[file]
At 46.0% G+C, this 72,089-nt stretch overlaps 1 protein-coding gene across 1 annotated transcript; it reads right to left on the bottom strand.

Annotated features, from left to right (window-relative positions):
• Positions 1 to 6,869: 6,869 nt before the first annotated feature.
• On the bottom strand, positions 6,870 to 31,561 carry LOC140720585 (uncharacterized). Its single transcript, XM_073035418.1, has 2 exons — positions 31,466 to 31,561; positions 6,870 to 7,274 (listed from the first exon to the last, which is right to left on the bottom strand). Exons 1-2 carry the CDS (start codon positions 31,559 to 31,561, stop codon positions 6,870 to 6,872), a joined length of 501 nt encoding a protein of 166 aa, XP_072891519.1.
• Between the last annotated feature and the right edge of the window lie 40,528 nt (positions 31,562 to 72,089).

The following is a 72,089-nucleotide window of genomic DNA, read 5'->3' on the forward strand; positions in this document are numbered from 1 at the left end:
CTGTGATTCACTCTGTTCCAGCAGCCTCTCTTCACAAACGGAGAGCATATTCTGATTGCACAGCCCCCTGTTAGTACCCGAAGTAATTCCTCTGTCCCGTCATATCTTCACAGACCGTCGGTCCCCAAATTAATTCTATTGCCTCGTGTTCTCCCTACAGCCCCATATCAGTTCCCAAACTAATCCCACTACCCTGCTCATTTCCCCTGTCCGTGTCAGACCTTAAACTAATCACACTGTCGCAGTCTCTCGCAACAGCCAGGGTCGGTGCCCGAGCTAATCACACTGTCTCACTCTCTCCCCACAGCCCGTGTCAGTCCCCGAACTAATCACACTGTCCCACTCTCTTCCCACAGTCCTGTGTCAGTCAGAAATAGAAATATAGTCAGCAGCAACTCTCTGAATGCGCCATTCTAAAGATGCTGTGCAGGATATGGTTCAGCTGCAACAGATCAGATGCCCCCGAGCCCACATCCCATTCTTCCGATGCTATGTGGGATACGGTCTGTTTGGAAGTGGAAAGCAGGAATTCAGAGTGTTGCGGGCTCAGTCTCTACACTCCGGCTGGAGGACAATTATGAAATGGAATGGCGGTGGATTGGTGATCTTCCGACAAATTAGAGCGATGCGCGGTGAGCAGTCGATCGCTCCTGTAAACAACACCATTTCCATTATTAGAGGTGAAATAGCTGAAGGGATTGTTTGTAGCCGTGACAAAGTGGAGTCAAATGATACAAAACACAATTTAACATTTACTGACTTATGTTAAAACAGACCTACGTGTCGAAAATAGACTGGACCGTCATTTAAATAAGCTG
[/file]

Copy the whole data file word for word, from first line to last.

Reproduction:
At 46.0% G+C, this 72,089-nt stretch overlaps 1 protein-coding gene across 1 annotated transcript; it reads right to left on the bottom strand.

Annotated features, from left to right (window-relative positions):
• Positions 1 to 6,869: 6,869 nt before the first annotated feature.
• On the bottom strand, positions 6,870 to 31,561 carry LOC140720585 (uncharacterized). Its single transcript, XM_073035418.1, has 2 exons — positions 31,466 to 31,561; positions 6,870 to 7,274 (listed from the first exon to the last, which is right to left on the bottom strand). Exons 1-2 carry the CDS (start codon positions 31,559 to 31,561, stop codon positions 6,870 to 6,872), a joined length of 501 nt encoding a protein of 166 aa, XP_072891519.1.
• Between the last annotated feature and the right edge of the window lie 40,528 nt (positions 31,562 to 72,089).

The following is a 72,089-nucleotide window of genomic DNA, read 5'->3' on the forward strand; positions in this document are numbered from 1 at the left end:
CTGTGATTCACTCTGTTCCAGCAGCCTCTCTTCACAAACGGAGAGCATATTCTGATTGCACAGCCCCCTGTTAGTACCCGAAGTAATTCCTCTGTCCCGTCATATCTTCACAGACCGTCGGTCCCCAAATTAATTCTATTGCCTCGTGTTCTCCCTACAGCCCCATATCAGTTCCCAAACTAATCCCACTACCCTGCTCATTTCCCCTGTCCGTGTCAGACCTTAAACTAATCACACTGTCGCAGTCTCTCGCAACAGCCAGGGTCGGTGCCCGAGCTAATCACACTGTCTCACTCTCTCCCCACAGCCCGTGTCAGTCCCCGAACTAATCACACTGTCCCACTCTCTTCCCACAGTCCTGTGTCAGTCAGAAATAGAAATATAGTCAGCAGCAACTCTCTGAATGCGCCATTCTAAAGATGCTGTGCAGGATATGGTTCAGCTGCAACAGATCAGATGCCCCCGAGCCCACATCCCATTCTTCCGATGCTATGTGGGATACGGTCTGTTTGGAAGTGGAAAGCAGGAATTCAGAGTGTTGCGGGCTCAGTCTCTACACTCCGGCTGGAGGACAATTATGAAATGGAATGGCGGTGGATTGGTGATCTTCCGACAAATTAGAGCGATGCGCGGTGAGCAGTCGATCGCTCCTGTAAACAACACCATTTCCATTATTAGAGGTGAAATAGCTGAAGGGATTGTTTGTAGCCGTGACAAAGTGGAGTCAAATGATACAAAACACAATTTAACATTTACTGACTTATGTTAAAACAGACCTACGTGTCGAAAATAGACTGGACCGTCATTTAAATAAGCTG